Jessica Hess, "Less is More" Solo Show at Hashimoto Contemporary San Francisco

Jessica Hess opens her solo-show at Hashimoto Contemporary tonight titled “Less is More”. It’s a new development from her previous exhibition “More is More” back in 2015. I had a chance to ask her few questions about it. In this interview, Jessica reveals her fascination with derelict spaces, her process and her favorite piece from this show. Read on.

Interview and photos by Mark Changco.
Art by Jessica Hess.
Feature Photo by Shaun Roberts.

Buff 'n Stuff, Oil on Canvas, 20" x 22"

Tell us about “Less is More”. What inspired you to arrive to this title?

The popular phrase “Less Is More” stems from a Robert Browning poem from the 19th century expressing the idea that simplicity and clarity lead to good design. In contrast with my previous work, my new works are minimal with limited color palettes and straightforward, clean geometry. I’ve been planning “Less is More” for some time. Over the years I had been documenting and stashing away these simpler subjects, ones that never quite fit into previous shows, they finally added up to become “Less Is More”. Admittedly it was difficult for me to really pare things down. To some viewers the show will seem quite complex. But for me, within the context of the larger history of my artwork, it shows amazing restraint.

Why did you choose to go to this route of painting abandoned derelict places? Would you please share us your process, particularly for this show?

I am attracted primarily to utilitarian buildings where engineering takes precedence over aesthetics. Many of my subjects are vacant or disused, and beautiful in these states of neglect. Although the paintings are devoid of human life, the structures and sites I paint bear witness to a human presence and the dynamic nature of the urban environment. Their surfaces reflect the visual call and response of graffiti and buff, as well as the slower process of weathering and deterioration.

North Adams, Oil on Canvas, 42" x 36"

Each painting begins with an urban hunting trip and my camera. I usually stumble onto my subjects by chance. It is rare that I go out of my way to plan a trip to a specific location. It’s very important to note that every place I paint has been explored by me personally. I never work from other photographers’ images. My paintings are informed by my experience of seeing a place in person. Photo reference is a handy tool but it hardly begins to capture the real feel of a place. After shooting anywhere from say… 5 to 100 images in, on, and around a subject, I’ll head home, set aside my digital camera, and begin my very old-school approach to composing a painting.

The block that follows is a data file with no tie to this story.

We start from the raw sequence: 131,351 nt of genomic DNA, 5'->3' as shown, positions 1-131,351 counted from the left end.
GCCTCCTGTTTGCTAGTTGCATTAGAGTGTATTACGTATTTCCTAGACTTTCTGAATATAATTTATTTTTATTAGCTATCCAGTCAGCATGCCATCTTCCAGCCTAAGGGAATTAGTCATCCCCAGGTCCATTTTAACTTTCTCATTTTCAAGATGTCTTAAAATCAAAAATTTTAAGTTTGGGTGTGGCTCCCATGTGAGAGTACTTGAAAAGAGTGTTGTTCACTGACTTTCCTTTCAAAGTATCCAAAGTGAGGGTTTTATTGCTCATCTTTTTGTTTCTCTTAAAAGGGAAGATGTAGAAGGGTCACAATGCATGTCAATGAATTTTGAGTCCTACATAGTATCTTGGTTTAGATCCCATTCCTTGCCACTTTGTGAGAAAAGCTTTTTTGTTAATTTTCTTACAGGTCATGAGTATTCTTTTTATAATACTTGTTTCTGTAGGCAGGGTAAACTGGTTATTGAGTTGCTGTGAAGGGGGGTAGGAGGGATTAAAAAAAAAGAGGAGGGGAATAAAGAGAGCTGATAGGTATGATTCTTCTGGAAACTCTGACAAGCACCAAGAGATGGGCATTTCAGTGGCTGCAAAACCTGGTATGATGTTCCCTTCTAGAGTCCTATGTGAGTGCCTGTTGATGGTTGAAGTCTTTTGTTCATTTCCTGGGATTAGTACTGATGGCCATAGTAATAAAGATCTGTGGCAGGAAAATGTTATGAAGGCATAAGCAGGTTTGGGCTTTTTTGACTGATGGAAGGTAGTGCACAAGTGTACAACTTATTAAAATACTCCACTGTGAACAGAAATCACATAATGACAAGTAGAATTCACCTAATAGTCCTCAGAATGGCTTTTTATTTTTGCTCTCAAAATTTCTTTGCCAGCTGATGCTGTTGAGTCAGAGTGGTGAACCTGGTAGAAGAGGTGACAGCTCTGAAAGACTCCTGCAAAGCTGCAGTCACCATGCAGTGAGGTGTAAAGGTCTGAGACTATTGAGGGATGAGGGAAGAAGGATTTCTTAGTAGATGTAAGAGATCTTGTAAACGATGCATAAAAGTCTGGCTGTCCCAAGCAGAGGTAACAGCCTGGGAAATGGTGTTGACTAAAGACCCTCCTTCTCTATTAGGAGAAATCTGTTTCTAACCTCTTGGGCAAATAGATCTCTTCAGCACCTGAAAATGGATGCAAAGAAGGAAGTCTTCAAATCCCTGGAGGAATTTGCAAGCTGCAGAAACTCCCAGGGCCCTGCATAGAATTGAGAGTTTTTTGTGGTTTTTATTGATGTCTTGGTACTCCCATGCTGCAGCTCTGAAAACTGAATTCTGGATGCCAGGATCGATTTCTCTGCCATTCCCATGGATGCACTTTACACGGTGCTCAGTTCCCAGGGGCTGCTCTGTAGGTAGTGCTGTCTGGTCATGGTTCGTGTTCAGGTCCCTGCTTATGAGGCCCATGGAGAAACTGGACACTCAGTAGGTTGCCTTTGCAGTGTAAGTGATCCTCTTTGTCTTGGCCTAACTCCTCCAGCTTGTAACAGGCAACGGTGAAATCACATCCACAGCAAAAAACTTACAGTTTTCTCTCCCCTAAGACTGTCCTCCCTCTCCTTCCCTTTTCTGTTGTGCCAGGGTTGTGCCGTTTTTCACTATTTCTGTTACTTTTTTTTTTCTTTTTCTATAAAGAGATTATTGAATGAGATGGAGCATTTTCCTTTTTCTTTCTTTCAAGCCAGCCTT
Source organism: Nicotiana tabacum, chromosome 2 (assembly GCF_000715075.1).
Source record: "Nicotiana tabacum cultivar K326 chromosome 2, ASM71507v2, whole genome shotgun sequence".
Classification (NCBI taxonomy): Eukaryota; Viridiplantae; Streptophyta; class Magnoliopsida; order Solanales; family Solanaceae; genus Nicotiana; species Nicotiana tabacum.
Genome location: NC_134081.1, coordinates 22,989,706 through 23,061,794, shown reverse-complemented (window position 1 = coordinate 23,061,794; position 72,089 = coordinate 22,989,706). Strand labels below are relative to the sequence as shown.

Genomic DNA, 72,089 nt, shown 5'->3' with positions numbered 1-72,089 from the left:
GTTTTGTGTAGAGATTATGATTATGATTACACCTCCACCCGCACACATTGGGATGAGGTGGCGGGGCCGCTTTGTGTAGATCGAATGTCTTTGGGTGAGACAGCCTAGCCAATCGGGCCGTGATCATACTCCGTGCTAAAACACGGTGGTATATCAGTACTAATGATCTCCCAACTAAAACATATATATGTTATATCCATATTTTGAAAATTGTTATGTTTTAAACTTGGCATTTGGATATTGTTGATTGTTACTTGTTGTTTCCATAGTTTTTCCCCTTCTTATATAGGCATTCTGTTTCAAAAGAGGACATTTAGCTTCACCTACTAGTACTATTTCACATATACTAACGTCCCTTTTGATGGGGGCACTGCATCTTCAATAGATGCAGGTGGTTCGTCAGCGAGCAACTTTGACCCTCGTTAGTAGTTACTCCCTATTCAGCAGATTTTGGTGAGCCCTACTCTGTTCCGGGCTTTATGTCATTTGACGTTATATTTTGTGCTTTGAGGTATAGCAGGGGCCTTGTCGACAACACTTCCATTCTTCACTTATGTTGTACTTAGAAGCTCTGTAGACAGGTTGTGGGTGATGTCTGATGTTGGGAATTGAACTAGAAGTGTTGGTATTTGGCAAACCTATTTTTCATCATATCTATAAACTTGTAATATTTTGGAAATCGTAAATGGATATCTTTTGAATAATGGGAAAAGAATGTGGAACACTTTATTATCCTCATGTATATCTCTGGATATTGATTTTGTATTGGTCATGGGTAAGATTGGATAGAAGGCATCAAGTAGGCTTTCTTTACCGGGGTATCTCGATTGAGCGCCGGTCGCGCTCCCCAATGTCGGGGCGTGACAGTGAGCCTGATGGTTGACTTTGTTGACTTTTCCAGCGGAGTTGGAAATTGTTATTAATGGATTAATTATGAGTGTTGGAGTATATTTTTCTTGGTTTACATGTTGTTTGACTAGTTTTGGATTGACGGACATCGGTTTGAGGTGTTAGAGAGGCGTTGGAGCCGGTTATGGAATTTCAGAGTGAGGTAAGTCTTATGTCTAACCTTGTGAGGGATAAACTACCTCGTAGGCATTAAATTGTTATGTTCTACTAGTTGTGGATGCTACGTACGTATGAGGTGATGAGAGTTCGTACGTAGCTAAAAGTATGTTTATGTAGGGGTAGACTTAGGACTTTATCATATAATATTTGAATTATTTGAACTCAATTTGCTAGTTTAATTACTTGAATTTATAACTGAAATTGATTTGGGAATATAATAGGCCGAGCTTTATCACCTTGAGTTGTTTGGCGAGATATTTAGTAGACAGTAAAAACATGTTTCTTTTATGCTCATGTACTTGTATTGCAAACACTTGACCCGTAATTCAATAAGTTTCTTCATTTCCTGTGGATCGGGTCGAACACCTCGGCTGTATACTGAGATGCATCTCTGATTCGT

After printing the essential photographs I make collages with the 4″x6″ photos cut and taped together. I then paint into these reference collages and manipulate them further by making notes, color changes, and perspective corrections. My subjects change quite a bit from reality, as I am a hyper-realist, not a photo-realist. My images are better than reality. They are enhanced, cleaned up, and stripped of humans, cars, and garbage. Colors get pushed to a candy-like saturation. I change the weather, time of day, sometimes entire seasons to suit the subject.

How is this show different from your previous ones?

“Less is More” is the follow up to my 2015 solo exhibition at Hashimoto Contemporary, “More is More”, which was all about large, complex, brightly colored, busy subjects all soaked in graffiti and street art. Where “More Is More” was about saturation and overkill, “Less Is More” explores beauty in simplicity. With my new body of work, I’d like to show that my paintings are not reliant solely on street art and graffiti, they show the part of me that appreciates minimalism. That and I think buff is both beautiful and hilarious.

MUNI Pier, Oil on Canvas, 66" x 60"

What will be your favorite piece of the show? Why?

Increasingly, I am interested in the construction and final appearance of my photo collages. I have begun to make paintings of these collages rather than working from them as mere reference. As a result, some of the new works have a fractured, collage-like appearance. This is my attempt at breaking up my realist art practice and taking some slow and informed steps toward abstracting my subjects. With my more straightforward representational works I had begun to feel like I was on autopilot in studio. The fractured paintings like “MUNI Pier” for example, challenged me more. I suppose that makes it my favorite painting from “Less Is More”.

TL Corner, Oil on Canvas, 18" x 16"

“Less is More” will have an opening reception today Thursday, August 31, 2017 at 6PM. And the show will run ’til the 23rd of September.

To find out more about available works contact:

Hashimoto Contemporary
804 Sutter St,
San Francisco, CA 94109
+1 (415) 655-9265

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